Tag Archives: Nanotechnology

One Year of Blogging

One year has passed since we started this blog with Steve Job’s famous commencement address.

Less than one month later a post on LinuxMCE made it to the front page of Digg, and got 25.000 visits in one day!

Since then, we have spoken about iPhone, Android, Mobile Internet, Mobile TVIPTV, Internet TV, the economy of freenetbooks, WiMAXclouds, pipes and even nanotechnology. We have also echoed from great entrepreneurs as Guy Kawasaki, Tim Ferriss or Martin Varsavsky.

It has been close to 200 posts, 250 comments, 139.000 visits and 260.000 pages.

Thank you for being there.

Note: Did I mention we also wrote about iPhone?

Wireless Energy Transmission for my Laptop

When will my laptop be totally wireless, even to recharge the battery? The future might be sooner than we thought, and Nanotechnology will be part of it.

There are many types of Wireless Energy Transmission although none of them have gone further than a prototype. For home use, powerbeaming could be the technology to free our portable devices from wires. Powerbeaming works based on a Laser system at one end that beams to a Solar Cell at the other end that transforms light into a DC current.

Current lasers have a 30-60% efficiency that combined with a 40-50% efficiency of solar cells, brings the overall efficiency at a maximum of 30%, still not too bad compared with electric bulbs. But Nanotechnology might boost these efficiencies at both ends.  

Solid-state lightning  promises up to 100% efficiency to convert electricity into light, once that we have atomically precise manufacturing technologies to arrange light-emitting building blocks in a controlled manner.

Today’s CIGS, CdTE or thin-film silicon are bringing down prices of Solar Cells. The ability to manufacture defect-free nanomaterials would improve efficiency at an exponential rate. With laptops foreseen to be equipped with solar cells in less than 10 years, solid-state lightning beams could be a wireless replacement to a wall socket.

 Picture from Wikipedia: NASA prototype of lightweight plane powered by a laser beam and a solar cell.

It Is Time for Renewable Energy

The high prices of oil in the seventies stimulated the research for alternative sources of energy. Nuclear power plants emerged as a very cost-effective energy source, though always controversial. Windmills and solar plants were in their infancy and too inefficient, while hydroelectric plants, apart from the high environmental impact, only can cope with a small percentage of the energy demand. In the eighties and nineties oil prices went down, and with cheap oil the progress on renewable energies slowed down.

Now, the high oil prices have returned driven by the increasing demand for energy in the developing world (specially China and India). The high price is making economically viable to extract oil from other sources, such as tar sands or liquefied coal. This means oil reserves will still last for a while, but oil will remain expensive.

Add the concerns on global warming, and this time renewable energies are here to stay. Many governments in developed countries are considering to tax emissions of CO2. This tax on coal, oil and gas power plants, with high oil prices, would start making renewable energies a cheaper alternative. It is what Google.org calls RE<C, or renewable energies cheaper than coal. Google’s initiative will focus on areas such as solar thermal, wind, and geothermal, that promise utility scale energy production.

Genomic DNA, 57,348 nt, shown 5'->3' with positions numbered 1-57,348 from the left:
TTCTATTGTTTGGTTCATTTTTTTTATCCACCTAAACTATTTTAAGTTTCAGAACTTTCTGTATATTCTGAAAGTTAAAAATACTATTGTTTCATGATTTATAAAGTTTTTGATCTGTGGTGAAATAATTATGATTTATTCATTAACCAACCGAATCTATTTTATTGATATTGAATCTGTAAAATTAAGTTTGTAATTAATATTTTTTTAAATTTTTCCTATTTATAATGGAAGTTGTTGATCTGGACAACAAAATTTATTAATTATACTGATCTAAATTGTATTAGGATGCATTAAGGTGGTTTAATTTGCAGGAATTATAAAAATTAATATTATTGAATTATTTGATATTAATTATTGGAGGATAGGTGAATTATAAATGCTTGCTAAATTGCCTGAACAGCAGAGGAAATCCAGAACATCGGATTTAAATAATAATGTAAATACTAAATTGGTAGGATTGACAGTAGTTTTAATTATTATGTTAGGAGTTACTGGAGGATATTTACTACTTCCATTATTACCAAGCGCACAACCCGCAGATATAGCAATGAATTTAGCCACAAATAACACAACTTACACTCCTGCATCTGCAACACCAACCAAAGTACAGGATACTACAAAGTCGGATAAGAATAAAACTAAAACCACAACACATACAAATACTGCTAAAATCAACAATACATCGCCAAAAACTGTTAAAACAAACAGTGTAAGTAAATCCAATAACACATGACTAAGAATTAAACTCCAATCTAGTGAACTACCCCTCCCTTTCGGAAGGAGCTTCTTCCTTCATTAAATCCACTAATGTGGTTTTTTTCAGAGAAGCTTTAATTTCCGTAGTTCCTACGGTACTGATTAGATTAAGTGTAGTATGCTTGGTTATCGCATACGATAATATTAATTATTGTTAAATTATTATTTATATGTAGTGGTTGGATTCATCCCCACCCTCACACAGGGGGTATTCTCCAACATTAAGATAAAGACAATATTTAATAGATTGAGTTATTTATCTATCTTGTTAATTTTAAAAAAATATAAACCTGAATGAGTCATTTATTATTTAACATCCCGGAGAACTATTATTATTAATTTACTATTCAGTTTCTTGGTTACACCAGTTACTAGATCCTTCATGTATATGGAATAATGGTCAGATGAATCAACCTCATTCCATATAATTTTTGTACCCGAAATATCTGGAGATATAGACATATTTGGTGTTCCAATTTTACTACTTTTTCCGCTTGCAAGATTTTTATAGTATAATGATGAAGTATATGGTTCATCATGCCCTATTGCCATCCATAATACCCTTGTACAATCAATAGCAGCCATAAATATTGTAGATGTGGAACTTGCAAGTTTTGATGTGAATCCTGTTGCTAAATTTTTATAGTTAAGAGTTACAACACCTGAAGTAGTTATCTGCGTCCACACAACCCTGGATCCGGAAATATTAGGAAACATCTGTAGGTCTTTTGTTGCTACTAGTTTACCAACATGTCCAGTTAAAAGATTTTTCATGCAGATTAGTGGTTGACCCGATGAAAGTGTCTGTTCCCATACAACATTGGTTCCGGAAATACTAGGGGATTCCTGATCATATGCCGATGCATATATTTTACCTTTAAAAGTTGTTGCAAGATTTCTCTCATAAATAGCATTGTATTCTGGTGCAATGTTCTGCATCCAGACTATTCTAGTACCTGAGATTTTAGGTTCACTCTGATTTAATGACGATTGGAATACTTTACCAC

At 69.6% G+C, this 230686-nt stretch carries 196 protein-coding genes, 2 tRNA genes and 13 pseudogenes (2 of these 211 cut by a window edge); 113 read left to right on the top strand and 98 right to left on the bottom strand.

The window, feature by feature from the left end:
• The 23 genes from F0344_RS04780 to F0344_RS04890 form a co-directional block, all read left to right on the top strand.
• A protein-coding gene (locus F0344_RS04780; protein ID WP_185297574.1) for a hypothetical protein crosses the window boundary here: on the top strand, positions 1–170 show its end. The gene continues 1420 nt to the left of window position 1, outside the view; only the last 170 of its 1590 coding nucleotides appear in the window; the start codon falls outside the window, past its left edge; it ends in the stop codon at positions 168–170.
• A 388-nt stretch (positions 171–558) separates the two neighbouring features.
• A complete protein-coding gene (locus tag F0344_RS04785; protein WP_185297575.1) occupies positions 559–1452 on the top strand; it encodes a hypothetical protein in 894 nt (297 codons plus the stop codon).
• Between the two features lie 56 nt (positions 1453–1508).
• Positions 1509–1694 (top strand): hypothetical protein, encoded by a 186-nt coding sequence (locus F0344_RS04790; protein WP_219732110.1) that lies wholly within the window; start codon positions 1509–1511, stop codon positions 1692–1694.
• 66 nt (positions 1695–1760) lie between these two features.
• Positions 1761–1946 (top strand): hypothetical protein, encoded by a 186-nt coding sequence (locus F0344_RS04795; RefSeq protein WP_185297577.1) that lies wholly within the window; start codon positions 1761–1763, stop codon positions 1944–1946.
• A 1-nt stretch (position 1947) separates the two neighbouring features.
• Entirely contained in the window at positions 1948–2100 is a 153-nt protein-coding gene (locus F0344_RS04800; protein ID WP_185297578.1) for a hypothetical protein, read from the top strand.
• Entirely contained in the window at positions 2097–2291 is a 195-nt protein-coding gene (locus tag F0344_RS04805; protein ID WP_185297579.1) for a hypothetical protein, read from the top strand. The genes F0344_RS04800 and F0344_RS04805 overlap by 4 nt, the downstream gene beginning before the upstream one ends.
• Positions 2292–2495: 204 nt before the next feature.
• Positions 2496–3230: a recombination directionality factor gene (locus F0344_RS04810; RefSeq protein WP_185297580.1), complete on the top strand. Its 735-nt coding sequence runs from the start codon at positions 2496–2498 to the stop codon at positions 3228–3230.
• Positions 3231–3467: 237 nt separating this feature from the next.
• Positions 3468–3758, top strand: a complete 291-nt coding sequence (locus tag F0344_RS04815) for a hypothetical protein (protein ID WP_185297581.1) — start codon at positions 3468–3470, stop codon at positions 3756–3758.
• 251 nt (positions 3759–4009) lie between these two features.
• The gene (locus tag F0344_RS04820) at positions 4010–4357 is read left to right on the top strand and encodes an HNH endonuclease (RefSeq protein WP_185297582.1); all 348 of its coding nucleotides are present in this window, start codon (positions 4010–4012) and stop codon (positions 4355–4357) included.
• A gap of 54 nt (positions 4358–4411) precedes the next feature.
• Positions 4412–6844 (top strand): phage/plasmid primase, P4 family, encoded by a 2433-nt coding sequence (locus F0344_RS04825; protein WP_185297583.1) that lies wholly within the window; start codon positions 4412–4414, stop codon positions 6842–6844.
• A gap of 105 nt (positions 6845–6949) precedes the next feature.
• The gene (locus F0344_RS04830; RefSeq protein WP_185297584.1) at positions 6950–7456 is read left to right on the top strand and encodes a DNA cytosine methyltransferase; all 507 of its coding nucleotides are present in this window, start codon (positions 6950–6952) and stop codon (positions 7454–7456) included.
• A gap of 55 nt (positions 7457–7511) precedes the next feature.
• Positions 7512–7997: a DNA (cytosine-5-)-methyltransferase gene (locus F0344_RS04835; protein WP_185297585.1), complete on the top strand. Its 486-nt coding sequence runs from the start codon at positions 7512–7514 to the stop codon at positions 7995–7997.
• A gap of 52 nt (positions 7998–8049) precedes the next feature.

Solar technologies are one of the most promising option to power the planet cleanly. New thin-film photovoltaics with mixtures of new materials (cadmium telluride or CIGS) are bringing costs down and built on top of steel and crsital, the cells can be part of the roof structure of buildings or vehicles. The efficiency of this new solar cells is lower than bulk silicon cells, but the efficiency is improving at a pace close to Moore’s law in computers, with big names, as IBM, getting involved. With the promise of nanotechnology bringing new techniques and materials, like carbon nanotubes, expect an efficiency boost in the coming years.

If Internet made the network decentralized, solar cells will also make power generation a distributed process in 20 years.

Related reading:
Another silicon valley? From The Economist print edition Jun 19th 2008

The Nanotechnology Revolution Is Coming

Nanotechnology aims a the fabrication of a wider range of materials with atomic precision. Advances in nanotechnology will have a huge impact in solving some of the challenges of today, such as global warming, sustainable energy, new cures for diseases, more powerful computers or ultra-high performance materials.

Some of the immediate applications we will see in the coming years include:

  • Nano-enabled fuel cells and solar photovoltaics
  • Anti-vital, cancer agents
  • Nano-Biosensors
  • Electric Nanomotors
  • Post-silicon computers, including Petabit memories and exaflop processors
  • Solid State Lighting. OLED and LED could provide close to 100% thermodynamic efficiency, compared to 22% or current artificial lighting

In computing, nanotube transistors would enable faster microprocessors, data storage could be based on DNA structures, and optical transmission would use Optical Waveguides that replace glass by atomically precise crystalline structures that would eliminate the irregularities that cause signal loss.

A bright future that requires atomically precise manufacturing (APM) capabilities to be mastered. Atomically precise productive nanosystems (APPN) are nanoscale APM systems to fabricate nanostructures. APPN exist in nature, such as a ribosome that “manufactures” proteins. Advances in Atomically Precise Technologies, and in particular in APM and APPN, in next years will be key to enable the Nano-Industrial revolution.